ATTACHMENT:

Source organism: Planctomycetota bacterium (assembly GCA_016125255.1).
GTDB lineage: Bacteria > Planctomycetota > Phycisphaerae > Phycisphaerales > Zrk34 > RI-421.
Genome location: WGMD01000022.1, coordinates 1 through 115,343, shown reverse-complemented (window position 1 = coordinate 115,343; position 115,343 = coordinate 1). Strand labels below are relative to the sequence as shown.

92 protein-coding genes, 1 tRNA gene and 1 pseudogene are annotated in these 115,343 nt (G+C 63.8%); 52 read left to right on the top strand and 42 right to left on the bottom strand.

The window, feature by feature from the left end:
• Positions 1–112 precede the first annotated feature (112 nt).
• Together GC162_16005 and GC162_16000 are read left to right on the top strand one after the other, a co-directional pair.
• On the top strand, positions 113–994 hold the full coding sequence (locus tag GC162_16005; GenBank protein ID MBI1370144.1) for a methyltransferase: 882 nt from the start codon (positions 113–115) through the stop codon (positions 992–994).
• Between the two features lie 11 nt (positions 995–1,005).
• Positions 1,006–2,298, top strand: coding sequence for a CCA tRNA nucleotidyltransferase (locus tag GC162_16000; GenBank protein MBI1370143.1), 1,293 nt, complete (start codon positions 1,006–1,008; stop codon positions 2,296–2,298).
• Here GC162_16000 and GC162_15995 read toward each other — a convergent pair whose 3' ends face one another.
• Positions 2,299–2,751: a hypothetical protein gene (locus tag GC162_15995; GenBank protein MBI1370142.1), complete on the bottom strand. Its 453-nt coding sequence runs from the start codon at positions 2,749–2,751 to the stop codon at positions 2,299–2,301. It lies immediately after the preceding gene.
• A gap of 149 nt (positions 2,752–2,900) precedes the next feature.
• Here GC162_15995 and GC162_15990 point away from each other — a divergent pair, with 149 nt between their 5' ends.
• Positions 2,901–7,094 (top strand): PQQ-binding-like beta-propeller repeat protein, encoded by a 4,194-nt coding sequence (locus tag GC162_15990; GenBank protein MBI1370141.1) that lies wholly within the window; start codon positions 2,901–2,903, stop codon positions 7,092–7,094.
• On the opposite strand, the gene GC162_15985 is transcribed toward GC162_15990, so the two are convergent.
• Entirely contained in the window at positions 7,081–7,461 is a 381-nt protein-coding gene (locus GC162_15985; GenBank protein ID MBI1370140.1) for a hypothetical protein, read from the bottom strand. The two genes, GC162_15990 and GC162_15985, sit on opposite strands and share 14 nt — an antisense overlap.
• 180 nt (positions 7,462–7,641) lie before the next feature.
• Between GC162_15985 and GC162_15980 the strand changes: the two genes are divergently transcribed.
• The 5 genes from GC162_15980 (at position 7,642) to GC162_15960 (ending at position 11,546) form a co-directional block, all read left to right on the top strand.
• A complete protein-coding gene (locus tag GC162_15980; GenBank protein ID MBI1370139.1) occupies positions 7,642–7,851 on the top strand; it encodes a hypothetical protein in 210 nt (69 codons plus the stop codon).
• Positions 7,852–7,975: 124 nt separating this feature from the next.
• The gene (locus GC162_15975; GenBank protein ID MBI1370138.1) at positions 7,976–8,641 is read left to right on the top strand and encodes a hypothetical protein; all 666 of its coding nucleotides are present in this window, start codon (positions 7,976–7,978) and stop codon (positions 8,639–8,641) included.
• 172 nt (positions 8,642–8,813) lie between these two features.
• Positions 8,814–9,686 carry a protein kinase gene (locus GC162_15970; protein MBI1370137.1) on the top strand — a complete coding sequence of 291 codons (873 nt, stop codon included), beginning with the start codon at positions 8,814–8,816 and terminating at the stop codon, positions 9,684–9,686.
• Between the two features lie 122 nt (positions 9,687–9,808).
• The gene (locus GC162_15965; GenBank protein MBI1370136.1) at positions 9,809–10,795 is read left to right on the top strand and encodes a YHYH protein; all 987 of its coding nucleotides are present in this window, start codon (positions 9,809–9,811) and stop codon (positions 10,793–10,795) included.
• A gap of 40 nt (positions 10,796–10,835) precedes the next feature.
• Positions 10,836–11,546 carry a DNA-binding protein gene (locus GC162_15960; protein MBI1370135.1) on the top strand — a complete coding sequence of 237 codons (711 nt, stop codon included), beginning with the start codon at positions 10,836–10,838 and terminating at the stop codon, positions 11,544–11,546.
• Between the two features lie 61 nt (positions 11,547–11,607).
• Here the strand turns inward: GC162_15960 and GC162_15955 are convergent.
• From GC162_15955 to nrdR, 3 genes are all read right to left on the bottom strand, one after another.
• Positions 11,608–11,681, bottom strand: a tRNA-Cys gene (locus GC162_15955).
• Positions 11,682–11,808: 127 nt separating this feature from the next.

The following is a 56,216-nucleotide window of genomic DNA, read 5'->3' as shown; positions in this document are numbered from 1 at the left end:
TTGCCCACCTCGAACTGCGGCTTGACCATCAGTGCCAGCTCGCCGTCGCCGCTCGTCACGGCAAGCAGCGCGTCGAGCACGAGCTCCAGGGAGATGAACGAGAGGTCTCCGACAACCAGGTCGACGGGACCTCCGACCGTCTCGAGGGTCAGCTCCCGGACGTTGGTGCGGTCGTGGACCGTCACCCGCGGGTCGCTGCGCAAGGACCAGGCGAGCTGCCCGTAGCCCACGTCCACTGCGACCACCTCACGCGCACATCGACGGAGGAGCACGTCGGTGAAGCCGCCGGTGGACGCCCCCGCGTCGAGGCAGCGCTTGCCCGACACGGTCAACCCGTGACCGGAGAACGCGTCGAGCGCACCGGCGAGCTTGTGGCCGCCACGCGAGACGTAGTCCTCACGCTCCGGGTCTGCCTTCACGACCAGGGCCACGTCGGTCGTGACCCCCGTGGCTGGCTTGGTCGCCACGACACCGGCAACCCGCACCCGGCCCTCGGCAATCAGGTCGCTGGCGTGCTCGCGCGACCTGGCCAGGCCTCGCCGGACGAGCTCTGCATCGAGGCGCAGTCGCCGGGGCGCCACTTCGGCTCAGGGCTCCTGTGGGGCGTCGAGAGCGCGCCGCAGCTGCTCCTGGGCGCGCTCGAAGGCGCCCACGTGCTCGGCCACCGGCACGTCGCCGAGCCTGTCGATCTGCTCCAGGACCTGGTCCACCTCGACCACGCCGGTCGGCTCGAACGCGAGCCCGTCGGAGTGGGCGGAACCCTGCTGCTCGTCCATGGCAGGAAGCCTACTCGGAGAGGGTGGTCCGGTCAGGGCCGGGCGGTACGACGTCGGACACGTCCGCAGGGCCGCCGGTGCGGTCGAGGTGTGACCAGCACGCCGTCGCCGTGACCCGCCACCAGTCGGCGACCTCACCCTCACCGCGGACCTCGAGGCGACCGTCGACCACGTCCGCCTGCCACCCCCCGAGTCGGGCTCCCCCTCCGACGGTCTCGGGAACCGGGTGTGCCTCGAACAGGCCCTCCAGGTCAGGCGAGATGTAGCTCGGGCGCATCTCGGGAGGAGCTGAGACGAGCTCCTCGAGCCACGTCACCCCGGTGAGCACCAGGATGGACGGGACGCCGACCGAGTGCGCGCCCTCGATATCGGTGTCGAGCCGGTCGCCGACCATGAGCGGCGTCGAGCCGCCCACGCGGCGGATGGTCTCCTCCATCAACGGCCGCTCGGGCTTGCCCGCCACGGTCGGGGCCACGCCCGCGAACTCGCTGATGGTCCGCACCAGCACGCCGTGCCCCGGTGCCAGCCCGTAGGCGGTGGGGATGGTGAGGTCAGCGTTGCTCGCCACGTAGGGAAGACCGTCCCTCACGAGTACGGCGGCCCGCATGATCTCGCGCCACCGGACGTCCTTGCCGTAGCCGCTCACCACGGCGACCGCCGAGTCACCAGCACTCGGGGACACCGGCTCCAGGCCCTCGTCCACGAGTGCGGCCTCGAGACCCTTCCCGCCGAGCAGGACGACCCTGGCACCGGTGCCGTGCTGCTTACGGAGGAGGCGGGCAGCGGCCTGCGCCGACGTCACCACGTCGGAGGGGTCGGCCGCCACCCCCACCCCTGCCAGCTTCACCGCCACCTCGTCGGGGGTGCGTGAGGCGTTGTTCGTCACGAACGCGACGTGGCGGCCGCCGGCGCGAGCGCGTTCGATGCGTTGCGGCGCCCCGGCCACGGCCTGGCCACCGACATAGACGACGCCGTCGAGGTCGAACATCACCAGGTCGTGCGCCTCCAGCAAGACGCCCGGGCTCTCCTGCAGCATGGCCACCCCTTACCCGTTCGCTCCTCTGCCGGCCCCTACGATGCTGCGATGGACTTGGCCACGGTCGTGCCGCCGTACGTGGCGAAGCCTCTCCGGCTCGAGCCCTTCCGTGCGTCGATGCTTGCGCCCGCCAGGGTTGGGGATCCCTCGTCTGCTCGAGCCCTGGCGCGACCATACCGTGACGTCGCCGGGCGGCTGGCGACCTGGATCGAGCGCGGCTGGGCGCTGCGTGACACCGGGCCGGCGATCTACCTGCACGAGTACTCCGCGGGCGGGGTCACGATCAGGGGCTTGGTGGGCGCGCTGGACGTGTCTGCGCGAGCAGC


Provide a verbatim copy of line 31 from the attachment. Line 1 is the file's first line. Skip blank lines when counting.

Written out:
• Here the strand turns inward: GC162_15960 and GC162_15955 are convergent.